Ill-designed European Union risks fixed-rate mortgage lending in the UK

 
Robin Fieth
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Building societies and smaller banks could have to withdraw from the fixed rate mortgage market (Source: Getty)

Fixed rate mortgages are massively popular with consumers, 68 per cent of all mortgage products from building societies in the first half of 2015 were fixed rate.

With the narrative from the Bank of England hinting that the base rate will start to rise later this year or early 2016, the drive from the public to fix their monthly repayments will only go one way – up.

Against this backdrop smaller building societies and banks face a major challenge from the EU. To lend at fixed rates, mortgage providers must protect themselves, buying derivatives to hedge against the risks associated with interest rates.

Acquiring derivatives is not the issue, the challenge comes from the European Market Infrastructure Regulation (EMIR). This puts an obligation on every credit institution, irrespective of size or systemic importance, to clear derivatives through a central counterparty with contracts reported to a trade depository.

The absolute lending volumes from smaller building societies and banks sees their need for derivative trading and clearing limited to around 10-15 trades a year.

The availability of clearing counterparties in the market as a whole has fallen and those that are left and willing to clear for players with limited business volumes has dropped sharply.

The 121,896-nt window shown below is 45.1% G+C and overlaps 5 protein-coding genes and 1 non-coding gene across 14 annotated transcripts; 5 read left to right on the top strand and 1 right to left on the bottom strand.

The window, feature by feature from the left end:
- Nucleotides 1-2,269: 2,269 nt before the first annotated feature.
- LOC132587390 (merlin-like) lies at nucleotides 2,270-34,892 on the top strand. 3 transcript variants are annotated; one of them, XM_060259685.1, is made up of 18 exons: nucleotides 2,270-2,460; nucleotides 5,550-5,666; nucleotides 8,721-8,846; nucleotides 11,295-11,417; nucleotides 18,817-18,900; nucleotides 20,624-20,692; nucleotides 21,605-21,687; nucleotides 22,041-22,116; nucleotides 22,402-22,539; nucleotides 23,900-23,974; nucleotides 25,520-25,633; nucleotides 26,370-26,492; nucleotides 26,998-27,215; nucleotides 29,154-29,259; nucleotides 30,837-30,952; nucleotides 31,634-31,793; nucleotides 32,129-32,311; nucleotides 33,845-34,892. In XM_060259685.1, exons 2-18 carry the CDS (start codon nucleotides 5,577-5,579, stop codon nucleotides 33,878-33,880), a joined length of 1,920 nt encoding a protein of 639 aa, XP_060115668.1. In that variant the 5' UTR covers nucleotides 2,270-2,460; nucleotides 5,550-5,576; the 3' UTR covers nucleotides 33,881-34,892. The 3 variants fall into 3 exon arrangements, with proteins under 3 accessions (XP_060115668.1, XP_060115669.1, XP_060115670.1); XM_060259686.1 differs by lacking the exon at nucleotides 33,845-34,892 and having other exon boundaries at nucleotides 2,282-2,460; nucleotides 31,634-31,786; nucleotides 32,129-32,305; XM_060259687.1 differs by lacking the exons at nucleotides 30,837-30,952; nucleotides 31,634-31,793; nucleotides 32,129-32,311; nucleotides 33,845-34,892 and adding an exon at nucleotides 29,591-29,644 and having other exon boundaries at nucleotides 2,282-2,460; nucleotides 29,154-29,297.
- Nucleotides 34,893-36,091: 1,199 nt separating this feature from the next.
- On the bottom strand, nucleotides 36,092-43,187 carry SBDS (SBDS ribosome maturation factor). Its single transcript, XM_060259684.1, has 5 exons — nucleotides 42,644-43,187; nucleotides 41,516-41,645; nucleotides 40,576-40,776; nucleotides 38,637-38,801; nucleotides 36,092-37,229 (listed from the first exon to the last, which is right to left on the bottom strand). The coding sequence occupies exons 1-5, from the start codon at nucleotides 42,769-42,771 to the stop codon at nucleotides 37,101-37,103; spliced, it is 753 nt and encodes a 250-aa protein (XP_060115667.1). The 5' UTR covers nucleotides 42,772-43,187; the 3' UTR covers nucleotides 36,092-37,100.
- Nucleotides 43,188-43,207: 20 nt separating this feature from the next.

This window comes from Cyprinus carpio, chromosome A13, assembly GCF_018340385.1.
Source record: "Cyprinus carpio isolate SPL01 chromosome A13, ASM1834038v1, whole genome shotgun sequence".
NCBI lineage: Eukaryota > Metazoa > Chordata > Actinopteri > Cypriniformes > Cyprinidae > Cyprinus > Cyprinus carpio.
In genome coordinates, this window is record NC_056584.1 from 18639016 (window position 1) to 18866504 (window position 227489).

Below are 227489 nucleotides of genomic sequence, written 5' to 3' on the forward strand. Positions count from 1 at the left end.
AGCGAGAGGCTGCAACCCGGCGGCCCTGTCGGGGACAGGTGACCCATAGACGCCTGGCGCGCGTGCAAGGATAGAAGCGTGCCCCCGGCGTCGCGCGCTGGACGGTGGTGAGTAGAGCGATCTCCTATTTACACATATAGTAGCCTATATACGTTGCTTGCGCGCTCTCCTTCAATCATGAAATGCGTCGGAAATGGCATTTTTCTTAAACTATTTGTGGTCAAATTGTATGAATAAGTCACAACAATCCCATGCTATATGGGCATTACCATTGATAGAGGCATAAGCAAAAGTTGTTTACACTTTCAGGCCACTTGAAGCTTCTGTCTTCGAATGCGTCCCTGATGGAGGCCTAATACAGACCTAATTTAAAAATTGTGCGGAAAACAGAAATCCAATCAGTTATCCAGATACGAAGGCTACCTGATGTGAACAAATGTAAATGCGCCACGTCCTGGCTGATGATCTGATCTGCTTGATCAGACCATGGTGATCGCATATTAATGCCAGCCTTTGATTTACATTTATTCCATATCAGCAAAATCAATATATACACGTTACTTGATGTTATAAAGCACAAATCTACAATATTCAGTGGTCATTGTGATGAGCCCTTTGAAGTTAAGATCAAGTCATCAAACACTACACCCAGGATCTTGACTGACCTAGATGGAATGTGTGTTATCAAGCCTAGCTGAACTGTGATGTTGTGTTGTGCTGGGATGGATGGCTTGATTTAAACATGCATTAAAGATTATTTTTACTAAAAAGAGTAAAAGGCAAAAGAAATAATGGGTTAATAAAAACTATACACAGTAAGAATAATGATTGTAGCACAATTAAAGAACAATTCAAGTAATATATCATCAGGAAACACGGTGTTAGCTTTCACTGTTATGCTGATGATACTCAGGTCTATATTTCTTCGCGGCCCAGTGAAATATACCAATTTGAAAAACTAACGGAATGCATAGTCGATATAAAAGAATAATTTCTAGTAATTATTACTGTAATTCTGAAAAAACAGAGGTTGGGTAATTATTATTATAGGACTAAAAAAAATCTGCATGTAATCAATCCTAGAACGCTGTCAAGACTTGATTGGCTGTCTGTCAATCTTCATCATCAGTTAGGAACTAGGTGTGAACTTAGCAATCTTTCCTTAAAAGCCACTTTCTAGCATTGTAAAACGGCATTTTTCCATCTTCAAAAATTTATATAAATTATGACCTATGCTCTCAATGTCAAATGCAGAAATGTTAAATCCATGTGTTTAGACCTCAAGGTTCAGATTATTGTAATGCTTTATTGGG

At the same time clearing costs have risen, making it increasingly uneconomic whether these smaller lenders go it alone or club together.

Without change to EMIR smaller building societies and banks will have few viable options other than to withdraw from the fixed rate mortgage market.

Clearly this will be bad for both existing and aspiring homeowners, with less fixed rate lending capacity in the market. It is also anti-competitive, giving an unfair advantage to larger providers, to the detriment of challenger banks and existing challengers like those building societies which provide for regional markets and customers with more complex needs.

But there may be light at the end of the tunnel. EMIR aims to safeguard financial stability. None of the affected credit institutions poses a systemic risk. The European Commission is currently reviewing EMIR and the logic is surely to include a threshold which excludes the need for these smaller credit institutions to clear through a central counterparty, something other jurisdictions like the USA have already recognised. EMIR itself already carves out non-financial counterparties.

In his Mansion House speech on 10 June, the chancellor talked about the issue of ill-designed EU regulation. This has to be a prime example which can and must be changed.

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